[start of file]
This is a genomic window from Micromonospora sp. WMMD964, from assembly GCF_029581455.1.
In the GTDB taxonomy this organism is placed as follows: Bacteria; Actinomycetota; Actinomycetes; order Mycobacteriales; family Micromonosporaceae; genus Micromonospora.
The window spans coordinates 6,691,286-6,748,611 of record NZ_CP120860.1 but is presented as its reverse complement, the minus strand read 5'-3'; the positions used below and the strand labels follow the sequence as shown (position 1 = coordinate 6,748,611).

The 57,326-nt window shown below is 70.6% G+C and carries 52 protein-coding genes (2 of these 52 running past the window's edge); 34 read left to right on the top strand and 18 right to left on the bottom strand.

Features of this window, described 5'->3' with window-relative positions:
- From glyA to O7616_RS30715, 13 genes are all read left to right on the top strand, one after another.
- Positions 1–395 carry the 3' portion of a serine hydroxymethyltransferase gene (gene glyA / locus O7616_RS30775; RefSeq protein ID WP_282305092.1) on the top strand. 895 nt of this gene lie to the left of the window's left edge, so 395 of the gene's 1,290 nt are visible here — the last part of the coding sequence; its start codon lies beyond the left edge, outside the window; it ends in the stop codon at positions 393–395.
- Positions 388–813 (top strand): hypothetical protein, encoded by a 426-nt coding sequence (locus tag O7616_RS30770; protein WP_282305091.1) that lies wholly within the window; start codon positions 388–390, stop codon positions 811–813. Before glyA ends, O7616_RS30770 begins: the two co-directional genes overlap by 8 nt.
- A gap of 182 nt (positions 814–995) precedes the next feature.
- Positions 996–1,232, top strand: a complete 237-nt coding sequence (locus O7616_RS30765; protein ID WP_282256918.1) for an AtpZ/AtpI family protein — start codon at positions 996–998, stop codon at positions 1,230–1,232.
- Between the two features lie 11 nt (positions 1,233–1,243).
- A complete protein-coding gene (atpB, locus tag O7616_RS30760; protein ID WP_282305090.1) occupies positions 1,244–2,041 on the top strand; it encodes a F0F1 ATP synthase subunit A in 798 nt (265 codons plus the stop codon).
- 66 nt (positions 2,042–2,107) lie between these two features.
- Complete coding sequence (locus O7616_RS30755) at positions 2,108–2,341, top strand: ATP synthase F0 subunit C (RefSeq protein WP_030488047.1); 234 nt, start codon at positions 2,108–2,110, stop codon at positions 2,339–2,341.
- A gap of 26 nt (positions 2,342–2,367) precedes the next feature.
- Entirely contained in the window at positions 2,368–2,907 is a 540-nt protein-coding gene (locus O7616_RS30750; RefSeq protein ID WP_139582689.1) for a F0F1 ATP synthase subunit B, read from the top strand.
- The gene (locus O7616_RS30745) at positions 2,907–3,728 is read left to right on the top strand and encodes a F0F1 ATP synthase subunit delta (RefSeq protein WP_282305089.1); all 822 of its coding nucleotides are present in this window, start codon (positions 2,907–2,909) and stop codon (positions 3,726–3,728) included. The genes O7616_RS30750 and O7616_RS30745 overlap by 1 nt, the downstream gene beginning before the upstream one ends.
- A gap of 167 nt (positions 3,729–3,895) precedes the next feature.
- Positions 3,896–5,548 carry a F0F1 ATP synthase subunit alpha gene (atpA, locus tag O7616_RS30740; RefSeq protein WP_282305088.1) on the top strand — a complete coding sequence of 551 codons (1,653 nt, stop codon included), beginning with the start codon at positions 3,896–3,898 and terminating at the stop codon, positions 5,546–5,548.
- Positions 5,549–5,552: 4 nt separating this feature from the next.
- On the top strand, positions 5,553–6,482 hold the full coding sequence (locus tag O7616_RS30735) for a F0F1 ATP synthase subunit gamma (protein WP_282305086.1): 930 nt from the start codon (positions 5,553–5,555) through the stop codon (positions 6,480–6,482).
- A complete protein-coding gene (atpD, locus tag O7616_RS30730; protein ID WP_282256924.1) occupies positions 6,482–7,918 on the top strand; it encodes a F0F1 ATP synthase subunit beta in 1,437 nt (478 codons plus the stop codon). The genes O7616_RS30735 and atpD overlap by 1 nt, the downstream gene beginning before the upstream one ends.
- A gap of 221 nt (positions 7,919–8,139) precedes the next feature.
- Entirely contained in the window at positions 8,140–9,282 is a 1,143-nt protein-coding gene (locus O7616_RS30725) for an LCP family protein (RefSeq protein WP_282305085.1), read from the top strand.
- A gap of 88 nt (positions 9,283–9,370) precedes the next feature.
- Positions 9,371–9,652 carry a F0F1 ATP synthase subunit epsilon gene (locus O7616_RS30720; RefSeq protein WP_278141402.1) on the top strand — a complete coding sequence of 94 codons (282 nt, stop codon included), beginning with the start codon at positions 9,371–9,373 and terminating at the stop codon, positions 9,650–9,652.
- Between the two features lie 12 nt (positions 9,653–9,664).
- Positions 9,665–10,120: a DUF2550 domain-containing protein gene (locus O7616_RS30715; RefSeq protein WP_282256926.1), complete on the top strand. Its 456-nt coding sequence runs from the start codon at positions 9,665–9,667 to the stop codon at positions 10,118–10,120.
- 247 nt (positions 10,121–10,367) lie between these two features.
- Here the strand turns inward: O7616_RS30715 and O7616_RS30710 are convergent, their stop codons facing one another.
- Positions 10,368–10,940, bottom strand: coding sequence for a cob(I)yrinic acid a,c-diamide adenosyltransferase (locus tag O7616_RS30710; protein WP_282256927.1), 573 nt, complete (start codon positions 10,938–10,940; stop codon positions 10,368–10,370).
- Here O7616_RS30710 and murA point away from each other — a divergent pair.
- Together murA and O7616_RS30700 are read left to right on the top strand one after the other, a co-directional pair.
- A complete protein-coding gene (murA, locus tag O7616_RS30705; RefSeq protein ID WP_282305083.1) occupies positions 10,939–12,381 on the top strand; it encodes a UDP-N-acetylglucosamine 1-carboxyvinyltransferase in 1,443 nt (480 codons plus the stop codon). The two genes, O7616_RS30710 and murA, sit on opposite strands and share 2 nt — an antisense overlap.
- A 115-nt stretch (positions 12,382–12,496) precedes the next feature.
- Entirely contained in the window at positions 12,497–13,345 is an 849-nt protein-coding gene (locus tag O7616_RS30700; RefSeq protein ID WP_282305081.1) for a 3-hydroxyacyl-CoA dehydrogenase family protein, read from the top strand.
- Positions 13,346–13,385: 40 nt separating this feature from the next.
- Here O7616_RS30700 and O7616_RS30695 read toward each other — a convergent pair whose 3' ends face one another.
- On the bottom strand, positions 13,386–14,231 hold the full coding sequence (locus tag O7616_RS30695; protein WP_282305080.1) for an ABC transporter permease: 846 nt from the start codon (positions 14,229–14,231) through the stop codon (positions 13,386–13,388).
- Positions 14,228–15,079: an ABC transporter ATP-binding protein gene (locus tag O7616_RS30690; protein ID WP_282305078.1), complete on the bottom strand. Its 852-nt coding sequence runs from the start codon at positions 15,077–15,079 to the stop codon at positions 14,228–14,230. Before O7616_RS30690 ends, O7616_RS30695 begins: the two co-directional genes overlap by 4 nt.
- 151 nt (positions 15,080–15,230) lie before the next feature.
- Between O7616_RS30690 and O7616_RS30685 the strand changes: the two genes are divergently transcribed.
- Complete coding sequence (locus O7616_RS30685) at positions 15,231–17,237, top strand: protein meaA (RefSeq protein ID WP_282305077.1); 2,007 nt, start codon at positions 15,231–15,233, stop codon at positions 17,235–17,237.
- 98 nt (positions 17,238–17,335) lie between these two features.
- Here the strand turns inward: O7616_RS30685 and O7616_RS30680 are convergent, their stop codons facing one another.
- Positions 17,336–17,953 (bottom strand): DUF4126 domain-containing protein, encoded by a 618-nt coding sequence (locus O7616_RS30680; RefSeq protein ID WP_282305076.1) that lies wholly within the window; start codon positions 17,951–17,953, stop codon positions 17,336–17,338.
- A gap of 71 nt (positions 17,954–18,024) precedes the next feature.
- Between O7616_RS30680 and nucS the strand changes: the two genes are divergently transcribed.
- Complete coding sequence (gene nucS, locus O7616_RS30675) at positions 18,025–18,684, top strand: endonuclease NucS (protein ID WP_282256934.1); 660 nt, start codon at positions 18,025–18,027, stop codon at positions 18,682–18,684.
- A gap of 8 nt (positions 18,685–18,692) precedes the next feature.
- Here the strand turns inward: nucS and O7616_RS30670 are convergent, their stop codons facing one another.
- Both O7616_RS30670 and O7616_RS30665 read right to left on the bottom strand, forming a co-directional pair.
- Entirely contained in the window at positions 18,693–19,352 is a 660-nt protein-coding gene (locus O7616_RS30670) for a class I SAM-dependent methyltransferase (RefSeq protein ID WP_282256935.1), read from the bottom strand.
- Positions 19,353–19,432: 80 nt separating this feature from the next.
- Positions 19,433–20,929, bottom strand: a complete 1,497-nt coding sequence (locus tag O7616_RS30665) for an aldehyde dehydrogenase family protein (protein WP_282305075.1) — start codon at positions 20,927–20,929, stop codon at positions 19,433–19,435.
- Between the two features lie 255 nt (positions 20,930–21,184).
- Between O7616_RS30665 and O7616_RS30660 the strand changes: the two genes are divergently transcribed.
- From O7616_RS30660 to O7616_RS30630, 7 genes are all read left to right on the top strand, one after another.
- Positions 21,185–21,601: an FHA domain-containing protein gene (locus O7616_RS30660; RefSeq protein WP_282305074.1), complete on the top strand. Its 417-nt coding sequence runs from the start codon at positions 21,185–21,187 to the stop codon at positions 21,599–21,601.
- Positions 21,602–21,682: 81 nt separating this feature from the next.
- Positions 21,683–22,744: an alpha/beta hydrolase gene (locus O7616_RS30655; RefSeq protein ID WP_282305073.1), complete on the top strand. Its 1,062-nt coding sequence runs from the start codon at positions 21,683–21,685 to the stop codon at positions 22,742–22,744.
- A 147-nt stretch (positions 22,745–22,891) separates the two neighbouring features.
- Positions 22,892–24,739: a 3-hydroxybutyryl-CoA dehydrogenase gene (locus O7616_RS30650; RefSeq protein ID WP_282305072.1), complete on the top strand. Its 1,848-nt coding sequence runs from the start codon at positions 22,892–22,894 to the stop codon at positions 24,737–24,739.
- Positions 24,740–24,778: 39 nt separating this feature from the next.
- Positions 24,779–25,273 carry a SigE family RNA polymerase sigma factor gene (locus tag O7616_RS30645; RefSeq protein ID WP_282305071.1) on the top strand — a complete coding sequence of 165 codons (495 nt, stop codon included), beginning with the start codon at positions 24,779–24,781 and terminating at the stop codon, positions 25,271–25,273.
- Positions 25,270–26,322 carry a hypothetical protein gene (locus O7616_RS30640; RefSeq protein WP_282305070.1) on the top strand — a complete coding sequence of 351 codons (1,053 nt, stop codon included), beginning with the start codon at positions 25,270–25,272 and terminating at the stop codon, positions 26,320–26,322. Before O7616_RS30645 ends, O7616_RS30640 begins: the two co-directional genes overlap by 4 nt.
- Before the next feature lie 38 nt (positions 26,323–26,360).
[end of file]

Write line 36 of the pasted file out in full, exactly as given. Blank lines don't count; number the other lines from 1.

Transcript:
- Entirely contained in the window at positions 12,497–13,345 is an 849-nt protein-coding gene (locus tag O7616_RS30700; RefSeq protein ID WP_282305081.1) for a 3-hydroxyacyl-CoA dehydrogenase family protein, read from the top strand.